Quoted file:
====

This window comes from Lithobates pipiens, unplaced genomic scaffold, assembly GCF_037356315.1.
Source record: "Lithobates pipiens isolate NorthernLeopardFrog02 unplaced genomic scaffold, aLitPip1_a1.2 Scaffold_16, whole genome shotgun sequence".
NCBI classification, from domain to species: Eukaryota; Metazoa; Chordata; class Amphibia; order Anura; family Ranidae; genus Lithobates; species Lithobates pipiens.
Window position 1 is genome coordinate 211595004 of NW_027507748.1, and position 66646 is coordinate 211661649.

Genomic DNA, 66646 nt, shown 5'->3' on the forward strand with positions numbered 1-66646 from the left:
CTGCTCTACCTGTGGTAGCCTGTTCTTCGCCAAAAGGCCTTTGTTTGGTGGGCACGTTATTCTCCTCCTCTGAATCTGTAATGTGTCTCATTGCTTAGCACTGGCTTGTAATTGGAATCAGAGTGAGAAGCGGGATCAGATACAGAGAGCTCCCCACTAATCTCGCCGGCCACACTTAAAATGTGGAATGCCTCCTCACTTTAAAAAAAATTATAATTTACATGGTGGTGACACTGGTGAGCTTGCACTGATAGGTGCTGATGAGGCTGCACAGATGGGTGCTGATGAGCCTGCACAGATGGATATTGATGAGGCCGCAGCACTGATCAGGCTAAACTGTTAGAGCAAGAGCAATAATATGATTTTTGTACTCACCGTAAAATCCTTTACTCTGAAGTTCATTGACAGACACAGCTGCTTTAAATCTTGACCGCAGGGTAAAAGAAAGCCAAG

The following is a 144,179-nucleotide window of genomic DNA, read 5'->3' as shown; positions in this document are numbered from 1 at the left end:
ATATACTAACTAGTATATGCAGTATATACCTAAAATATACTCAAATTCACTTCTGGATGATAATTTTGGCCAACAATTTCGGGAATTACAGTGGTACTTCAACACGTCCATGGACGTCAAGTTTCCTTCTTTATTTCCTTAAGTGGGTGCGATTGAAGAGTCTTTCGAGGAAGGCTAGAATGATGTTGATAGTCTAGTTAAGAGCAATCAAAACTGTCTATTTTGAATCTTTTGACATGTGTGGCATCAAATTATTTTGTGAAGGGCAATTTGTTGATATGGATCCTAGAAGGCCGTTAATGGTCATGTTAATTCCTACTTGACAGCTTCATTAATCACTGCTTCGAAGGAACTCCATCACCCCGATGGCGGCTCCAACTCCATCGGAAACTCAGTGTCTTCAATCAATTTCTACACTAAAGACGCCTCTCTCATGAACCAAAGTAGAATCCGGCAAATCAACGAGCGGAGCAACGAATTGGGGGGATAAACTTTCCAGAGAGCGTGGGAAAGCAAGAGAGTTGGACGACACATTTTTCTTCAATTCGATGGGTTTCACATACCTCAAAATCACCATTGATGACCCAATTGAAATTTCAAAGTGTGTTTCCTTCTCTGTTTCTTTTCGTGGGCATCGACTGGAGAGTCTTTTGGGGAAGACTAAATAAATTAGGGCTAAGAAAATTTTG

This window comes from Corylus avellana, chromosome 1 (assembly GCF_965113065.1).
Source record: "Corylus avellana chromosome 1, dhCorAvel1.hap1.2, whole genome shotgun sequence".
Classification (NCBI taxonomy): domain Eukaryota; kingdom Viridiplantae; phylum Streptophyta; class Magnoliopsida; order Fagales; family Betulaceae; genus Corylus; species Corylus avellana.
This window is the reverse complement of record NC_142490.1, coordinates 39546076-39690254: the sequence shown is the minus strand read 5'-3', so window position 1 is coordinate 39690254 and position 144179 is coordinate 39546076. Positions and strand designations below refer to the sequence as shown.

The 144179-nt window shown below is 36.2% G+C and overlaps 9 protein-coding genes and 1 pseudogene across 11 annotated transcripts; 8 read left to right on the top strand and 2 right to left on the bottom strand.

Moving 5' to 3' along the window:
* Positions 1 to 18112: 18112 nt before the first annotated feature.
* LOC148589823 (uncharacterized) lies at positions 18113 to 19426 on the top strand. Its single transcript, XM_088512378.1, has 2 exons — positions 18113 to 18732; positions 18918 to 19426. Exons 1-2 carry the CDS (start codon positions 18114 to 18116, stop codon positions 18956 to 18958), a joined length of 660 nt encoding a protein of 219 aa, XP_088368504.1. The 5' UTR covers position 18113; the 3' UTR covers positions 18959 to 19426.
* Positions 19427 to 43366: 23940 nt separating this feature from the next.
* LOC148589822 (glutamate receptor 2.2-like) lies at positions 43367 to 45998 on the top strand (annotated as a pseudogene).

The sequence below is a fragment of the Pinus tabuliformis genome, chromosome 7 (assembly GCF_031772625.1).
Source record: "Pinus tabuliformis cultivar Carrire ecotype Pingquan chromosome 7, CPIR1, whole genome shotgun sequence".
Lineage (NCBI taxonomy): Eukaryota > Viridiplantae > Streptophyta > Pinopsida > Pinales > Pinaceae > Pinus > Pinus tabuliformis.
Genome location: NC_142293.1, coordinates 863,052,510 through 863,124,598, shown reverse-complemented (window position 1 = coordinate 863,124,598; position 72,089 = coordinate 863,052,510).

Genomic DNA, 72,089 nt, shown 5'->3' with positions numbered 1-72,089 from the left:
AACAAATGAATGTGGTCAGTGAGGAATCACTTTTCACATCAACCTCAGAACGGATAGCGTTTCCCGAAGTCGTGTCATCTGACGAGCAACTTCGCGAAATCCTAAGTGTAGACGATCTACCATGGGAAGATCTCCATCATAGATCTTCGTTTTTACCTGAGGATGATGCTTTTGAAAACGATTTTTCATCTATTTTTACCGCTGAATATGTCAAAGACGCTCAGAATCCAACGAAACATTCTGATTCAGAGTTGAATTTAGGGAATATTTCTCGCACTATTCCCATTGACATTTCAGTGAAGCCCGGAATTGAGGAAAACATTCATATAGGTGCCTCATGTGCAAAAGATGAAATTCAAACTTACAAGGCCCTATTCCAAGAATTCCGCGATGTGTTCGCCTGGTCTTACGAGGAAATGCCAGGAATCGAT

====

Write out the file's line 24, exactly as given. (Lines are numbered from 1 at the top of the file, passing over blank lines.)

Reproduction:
AACAAATGAATGTGGTCAGTGAGGAATCACTTTTCACATCAACCTCAGAACGGATAGCGTTTCCCGAAGTCGTGTCATCTGACGAGCAACTTCGCGAAATCCTAAGTGTAGACGATCTACCATGGGAAGATCTCCATCATAGATCTTCGTTTTTACCTGAGGATGATGCTTTTGAAAACGATTTTTCATCTATTTTTACCGCTGAATATGTCAAAGACGCTCAGAATCCAACGAAACATTCTGATTCAGAGTTGAATTTAGGGAATATTTCTCGCACTATTCCCATTGACATTTCAGTGAAGCCCGGAATTGAGGAAAACATTCATATAGGTGCCTCATGTGCAAAAGATGAAATTCAAACTTACAAGGCCCTATTCCAAGAATTCCGCGATGTGTTCGCCTGGTCTTACGAGGAAATGCCAGGAATCGAT